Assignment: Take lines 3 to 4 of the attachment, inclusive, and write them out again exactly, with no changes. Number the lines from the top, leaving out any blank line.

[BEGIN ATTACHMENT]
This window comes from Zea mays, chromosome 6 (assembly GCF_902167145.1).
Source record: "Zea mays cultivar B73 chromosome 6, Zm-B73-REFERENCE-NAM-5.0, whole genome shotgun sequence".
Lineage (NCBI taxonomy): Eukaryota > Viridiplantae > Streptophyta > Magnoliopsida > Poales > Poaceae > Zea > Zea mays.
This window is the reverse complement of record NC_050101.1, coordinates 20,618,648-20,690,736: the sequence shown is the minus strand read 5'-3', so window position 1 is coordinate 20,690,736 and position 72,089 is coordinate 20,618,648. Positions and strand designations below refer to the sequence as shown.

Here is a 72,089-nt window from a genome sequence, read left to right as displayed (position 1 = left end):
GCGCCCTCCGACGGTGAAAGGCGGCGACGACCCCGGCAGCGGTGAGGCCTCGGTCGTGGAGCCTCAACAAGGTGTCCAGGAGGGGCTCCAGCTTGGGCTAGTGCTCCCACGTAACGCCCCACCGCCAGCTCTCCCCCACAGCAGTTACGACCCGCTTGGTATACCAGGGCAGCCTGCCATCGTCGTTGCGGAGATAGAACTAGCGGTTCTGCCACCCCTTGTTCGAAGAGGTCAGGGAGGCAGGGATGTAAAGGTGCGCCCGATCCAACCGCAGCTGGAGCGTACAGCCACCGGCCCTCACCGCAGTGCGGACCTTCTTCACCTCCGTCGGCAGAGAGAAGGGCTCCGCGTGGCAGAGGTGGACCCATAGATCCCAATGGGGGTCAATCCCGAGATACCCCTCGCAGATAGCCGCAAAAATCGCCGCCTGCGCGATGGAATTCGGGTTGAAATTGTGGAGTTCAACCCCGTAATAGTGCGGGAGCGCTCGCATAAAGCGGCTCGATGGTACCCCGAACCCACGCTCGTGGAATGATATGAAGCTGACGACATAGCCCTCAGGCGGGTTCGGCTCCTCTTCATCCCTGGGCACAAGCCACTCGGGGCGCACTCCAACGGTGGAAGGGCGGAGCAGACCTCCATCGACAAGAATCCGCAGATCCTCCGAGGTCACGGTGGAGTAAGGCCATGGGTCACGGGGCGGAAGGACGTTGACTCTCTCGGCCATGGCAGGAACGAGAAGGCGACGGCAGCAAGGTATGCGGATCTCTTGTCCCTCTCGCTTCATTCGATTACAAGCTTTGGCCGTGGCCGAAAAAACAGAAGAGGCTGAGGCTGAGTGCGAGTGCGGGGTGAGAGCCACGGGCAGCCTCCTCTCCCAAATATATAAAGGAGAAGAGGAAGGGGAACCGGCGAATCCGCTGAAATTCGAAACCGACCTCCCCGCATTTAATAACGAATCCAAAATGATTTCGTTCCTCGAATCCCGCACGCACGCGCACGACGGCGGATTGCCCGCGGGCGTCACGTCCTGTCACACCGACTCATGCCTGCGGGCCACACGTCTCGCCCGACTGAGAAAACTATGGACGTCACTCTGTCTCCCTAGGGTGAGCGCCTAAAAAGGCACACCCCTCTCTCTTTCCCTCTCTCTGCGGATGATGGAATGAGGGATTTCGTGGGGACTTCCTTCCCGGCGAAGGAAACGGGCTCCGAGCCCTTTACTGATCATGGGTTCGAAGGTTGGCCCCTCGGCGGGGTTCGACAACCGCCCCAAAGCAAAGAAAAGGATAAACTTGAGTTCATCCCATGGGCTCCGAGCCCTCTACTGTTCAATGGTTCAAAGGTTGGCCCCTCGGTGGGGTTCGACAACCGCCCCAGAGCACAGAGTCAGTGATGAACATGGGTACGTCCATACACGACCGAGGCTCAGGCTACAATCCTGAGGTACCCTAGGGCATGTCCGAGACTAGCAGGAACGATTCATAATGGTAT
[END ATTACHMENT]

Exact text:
Lineage (NCBI taxonomy): Eukaryota > Viridiplantae > Streptophyta > Magnoliopsida > Poales > Poaceae > Zea > Zea mays.
This window is the reverse complement of record NC_050101.1, coordinates 20,618,648-20,690,736: the sequence shown is the minus strand read 5'-3', so window position 1 is coordinate 20,690,736 and position 72,089 is coordinate 20,618,648. Positions and strand designations below refer to the sequence as shown.